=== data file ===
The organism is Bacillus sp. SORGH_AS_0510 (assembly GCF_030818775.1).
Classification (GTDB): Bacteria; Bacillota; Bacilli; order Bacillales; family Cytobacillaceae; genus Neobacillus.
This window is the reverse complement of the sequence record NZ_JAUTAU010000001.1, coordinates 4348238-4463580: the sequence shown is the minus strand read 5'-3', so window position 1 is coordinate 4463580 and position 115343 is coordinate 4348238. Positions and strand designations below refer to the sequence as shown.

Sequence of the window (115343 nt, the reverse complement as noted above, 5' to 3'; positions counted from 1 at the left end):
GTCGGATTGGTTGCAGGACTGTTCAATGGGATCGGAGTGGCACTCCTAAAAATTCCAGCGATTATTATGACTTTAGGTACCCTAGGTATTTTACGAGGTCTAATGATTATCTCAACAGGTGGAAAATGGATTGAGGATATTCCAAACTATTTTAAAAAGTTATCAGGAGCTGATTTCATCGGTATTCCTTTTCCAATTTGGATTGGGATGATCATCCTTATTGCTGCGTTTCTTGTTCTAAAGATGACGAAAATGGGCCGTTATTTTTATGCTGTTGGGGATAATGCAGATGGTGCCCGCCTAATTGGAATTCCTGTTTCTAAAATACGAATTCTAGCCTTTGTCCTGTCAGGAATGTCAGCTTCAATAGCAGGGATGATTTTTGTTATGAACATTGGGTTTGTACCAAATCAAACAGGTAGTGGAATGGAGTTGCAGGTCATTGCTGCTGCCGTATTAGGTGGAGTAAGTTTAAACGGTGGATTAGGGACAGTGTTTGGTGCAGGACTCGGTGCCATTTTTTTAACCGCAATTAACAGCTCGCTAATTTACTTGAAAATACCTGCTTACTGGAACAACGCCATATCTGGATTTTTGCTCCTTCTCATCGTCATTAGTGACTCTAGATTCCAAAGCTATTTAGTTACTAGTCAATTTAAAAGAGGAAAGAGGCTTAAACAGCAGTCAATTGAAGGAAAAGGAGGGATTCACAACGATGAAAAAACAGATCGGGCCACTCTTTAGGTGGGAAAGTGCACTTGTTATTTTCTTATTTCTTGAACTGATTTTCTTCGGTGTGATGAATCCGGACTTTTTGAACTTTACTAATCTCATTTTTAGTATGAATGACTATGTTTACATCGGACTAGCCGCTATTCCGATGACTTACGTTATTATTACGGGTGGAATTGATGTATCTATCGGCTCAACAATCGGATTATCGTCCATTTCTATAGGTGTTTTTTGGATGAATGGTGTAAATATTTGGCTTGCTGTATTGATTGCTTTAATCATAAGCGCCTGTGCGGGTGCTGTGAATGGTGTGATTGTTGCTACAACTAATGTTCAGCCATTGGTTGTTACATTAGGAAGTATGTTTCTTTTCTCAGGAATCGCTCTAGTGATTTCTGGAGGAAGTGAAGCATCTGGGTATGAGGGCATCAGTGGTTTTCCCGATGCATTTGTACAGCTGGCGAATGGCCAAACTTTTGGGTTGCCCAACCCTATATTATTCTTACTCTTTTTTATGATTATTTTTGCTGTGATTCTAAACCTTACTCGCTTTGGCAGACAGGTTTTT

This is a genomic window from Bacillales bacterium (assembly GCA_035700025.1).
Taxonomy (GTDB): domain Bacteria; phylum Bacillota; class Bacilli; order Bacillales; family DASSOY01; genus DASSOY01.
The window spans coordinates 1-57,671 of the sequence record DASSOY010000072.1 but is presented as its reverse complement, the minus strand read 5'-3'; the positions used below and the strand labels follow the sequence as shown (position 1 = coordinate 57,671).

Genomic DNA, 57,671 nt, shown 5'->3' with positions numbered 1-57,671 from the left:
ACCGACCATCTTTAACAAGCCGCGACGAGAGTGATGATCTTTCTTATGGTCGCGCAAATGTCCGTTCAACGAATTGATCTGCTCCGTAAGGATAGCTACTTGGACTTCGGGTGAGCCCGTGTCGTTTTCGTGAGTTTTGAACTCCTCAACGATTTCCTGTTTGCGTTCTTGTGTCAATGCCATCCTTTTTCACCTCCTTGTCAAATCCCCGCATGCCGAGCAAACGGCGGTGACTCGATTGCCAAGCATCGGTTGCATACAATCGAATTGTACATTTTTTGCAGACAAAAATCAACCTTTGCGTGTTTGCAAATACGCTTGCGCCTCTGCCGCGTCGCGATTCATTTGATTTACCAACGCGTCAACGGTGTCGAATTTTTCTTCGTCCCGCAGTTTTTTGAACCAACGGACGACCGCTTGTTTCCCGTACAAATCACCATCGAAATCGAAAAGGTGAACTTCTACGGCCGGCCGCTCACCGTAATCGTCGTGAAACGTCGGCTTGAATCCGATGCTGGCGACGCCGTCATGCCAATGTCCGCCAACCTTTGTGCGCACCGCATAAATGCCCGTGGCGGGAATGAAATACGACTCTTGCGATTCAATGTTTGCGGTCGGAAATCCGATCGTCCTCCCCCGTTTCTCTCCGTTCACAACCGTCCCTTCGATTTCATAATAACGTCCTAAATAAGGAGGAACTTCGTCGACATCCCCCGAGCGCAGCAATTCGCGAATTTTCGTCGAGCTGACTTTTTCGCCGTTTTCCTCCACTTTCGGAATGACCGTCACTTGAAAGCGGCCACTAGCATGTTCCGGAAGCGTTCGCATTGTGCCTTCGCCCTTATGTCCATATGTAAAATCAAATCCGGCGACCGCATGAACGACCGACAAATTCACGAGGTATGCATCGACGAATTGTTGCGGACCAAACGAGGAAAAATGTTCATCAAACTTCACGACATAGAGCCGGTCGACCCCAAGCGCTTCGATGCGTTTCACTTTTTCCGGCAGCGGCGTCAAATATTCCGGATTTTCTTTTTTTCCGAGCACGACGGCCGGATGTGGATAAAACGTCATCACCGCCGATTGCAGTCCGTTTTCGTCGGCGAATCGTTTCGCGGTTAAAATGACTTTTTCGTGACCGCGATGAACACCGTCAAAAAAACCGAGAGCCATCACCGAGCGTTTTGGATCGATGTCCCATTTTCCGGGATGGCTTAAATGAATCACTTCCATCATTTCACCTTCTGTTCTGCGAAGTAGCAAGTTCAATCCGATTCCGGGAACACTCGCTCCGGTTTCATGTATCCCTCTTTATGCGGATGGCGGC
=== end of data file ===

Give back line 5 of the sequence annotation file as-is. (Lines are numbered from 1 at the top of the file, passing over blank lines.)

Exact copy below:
GTCGGATTGGTTGCAGGACTGTTCAATGGGATCGGAGTGGCACTCCTAAAAATTCCAGCGATTATTATGACTTTAGGTACCCTAGGTATTTTACGAGGTCTAATGATTATCTCAACAGGTGGAAAATGGATTGAGGATATTCCAAACTATTTTAAAAAGTTATCAGGAGCTGATTTCATCGGTATTCCTTTTCCAATTTGGATTGGGATGATCATCCTTATTGCTGCGTTTCTTGTTCTAAAGATGACGAAAATGGGCCGTTATTTTTATGCTGTTGGGGATAATGCAGATGGTGCCCGCCTAATTGGAATTCCTGTTTCTAAAATACGAATTCTAGCCTTTGTCCTGTCAGGAATGTCAGCTTCAATAGCAGGGATGATTTTTGTTATGAACATTGGGTTTGTACCAAATCAAACAGGTAGTGGAATGGAGTTGCAGGTCATTGCTGCTGCCGTATTAGGTGGAGTAAGTTTAAACGGTGGATTAGGGACAGTGTTTGGTGCAGGACTCGGTGCCATTTTTTTAACCGCAATTAACAGCTCGCTAATTTACTTGAAAATACCTGCTTACTGGAACAACGCCATATCTGGATTTTTGCTCCTTCTCATCGTCATTAGTGACTCTAGATTCCAAAGCTATTTAGTTACTAGTCAATTTAAAAGAGGAAAGAGGCTTAAACAGCAGTCAATTGAAGGAAAAGGAGGGATTCACAACGATGAAAAAACAGATCGGGCCACTCTTTAGGTGGGAAAGTGCACTTGTTATTTTCTTATTTCTTGAACTGATTTTCTTCGGTGTGATGAATCCGGACTTTTTGAACTTTACTAATCTCATTTTTAGTATGAATGACTATGTTTACATCGGACTAGCCGCTATTCCGATGACTTACGTTATTATTACGGGTGGAATTGATGTATCTATCGGCTCAACAATCGGATTATCGTCCATTTCTATAGGTGTTTTTTGGATGAATGGTGTAAATATTTGGCTTGCTGTATTGATTGCTTTAATCATAAGCGCCTGTGCGGGTGCTGTGAATGGTGTGATTGTTGCTACAACTAATGTTCAGCCATTGGTTGTTACATTAGGAAGTATGTTTCTTTTCTCAGGAATCGCTCTAGTGATTTCTGGAGGAAGTGAAGCATCTGGGTATGAGGGCATCAGTGGTTTTCCCGATGCATTTGTACAGCTGGCGAATGGCCAAACTTTTGGGTTGCCCAACCCTATATTATTCTTACTCTTTTTTATGATTATTTTTGCTGTGATTCTAAACCTTACTCGCTTTGGCAGACAGGTTTTT